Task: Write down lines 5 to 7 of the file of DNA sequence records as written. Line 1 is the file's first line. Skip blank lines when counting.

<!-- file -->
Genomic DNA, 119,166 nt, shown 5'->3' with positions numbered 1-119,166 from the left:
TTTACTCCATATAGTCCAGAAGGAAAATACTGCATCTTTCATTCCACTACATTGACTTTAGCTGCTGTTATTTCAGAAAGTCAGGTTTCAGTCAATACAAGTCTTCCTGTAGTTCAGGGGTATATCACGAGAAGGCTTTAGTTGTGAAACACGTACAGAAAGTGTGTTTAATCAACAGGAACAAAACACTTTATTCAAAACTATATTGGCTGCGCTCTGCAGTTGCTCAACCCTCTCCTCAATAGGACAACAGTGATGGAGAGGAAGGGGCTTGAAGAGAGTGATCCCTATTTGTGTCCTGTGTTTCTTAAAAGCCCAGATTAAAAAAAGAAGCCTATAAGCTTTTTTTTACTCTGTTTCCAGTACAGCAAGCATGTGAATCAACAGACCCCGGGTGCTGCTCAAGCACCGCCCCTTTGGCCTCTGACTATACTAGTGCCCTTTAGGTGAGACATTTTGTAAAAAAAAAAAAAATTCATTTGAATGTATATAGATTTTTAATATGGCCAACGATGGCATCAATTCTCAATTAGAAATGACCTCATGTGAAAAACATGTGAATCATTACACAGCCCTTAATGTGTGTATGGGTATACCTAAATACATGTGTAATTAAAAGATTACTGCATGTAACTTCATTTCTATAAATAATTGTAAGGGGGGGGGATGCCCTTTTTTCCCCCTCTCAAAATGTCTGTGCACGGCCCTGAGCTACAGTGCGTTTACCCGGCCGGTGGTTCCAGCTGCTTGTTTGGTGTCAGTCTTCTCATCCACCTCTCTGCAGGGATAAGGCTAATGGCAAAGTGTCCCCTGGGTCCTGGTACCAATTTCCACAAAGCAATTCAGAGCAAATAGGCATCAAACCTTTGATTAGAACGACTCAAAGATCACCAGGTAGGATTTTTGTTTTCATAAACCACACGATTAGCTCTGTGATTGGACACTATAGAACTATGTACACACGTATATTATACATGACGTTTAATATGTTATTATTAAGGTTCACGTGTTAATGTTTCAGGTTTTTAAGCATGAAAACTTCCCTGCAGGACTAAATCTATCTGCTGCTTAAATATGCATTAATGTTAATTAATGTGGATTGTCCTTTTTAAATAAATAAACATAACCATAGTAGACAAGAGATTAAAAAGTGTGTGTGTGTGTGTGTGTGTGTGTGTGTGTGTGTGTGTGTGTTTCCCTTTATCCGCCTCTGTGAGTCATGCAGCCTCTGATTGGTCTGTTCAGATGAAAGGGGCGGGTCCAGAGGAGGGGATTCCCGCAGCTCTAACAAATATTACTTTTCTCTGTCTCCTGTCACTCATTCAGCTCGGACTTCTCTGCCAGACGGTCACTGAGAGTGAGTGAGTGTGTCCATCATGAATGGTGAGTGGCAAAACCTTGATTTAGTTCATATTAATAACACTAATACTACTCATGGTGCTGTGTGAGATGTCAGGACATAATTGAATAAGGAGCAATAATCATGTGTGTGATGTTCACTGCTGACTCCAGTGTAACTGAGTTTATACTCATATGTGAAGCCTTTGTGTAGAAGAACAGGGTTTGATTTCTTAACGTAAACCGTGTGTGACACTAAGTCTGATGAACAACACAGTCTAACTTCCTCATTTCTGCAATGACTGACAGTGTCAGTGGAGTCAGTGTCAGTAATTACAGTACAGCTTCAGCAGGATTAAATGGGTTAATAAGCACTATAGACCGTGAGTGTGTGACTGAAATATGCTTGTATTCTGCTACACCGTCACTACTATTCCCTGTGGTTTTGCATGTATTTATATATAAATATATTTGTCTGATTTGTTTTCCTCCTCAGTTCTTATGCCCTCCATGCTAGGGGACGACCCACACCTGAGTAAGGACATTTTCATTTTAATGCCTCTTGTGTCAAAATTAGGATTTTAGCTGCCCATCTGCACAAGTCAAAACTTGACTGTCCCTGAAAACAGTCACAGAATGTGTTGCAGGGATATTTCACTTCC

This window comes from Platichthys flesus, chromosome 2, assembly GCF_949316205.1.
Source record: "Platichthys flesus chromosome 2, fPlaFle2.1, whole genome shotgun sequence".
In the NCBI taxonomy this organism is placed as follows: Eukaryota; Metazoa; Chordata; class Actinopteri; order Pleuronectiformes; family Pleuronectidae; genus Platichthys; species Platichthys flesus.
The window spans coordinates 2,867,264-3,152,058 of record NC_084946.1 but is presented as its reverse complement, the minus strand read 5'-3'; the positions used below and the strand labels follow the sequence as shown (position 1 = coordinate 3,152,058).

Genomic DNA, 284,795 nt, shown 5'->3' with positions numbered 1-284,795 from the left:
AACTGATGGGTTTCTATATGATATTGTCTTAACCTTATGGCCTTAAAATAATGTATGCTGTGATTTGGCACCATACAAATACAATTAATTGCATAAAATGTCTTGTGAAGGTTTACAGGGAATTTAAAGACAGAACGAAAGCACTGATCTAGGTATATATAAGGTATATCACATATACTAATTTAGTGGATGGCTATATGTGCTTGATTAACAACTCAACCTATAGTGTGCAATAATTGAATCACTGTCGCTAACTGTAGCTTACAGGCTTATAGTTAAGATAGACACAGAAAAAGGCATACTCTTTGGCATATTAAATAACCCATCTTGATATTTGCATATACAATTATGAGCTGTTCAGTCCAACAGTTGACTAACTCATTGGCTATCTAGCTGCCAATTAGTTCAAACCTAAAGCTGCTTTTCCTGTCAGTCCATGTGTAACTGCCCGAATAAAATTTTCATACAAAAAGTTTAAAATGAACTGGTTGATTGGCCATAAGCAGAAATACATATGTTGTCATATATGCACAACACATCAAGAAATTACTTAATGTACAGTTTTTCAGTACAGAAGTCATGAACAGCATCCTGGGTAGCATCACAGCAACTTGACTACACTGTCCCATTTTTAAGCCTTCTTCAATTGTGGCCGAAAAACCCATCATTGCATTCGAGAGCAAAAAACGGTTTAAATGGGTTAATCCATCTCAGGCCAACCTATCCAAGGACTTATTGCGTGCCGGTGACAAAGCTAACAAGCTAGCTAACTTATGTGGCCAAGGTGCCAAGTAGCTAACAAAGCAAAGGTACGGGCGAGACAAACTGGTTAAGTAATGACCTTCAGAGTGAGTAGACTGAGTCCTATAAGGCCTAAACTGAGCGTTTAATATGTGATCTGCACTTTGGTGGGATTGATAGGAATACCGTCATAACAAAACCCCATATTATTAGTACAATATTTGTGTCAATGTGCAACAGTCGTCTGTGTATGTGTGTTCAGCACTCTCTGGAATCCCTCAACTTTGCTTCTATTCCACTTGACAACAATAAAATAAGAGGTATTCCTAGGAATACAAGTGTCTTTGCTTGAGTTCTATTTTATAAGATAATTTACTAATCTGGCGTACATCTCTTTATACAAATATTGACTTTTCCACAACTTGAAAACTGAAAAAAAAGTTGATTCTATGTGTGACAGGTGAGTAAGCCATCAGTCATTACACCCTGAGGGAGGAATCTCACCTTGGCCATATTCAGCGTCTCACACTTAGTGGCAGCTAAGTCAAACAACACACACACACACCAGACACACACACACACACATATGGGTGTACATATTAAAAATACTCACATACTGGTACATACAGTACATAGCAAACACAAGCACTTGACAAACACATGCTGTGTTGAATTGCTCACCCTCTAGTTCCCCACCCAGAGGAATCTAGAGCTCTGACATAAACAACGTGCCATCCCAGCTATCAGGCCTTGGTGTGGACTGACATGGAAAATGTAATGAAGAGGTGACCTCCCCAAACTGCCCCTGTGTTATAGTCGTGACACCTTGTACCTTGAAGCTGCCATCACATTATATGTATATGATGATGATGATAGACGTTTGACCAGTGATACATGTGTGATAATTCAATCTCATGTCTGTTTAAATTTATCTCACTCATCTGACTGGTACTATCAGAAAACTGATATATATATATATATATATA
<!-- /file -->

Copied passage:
In the NCBI taxonomy this organism is placed as follows: Eukaryota; Metazoa; Chordata; class Actinopteri; order Pleuronectiformes; family Pleuronectidae; genus Platichthys; species Platichthys flesus.
The window spans coordinates 2,867,264-3,152,058 of record NC_084946.1 but is presented as its reverse complement, the minus strand read 5'-3'; the positions used below and the strand labels follow the sequence as shown (position 1 = coordinate 3,152,058).

Genomic DNA, 284,795 nt, shown 5'->3' with positions numbered 1-284,795 from the left: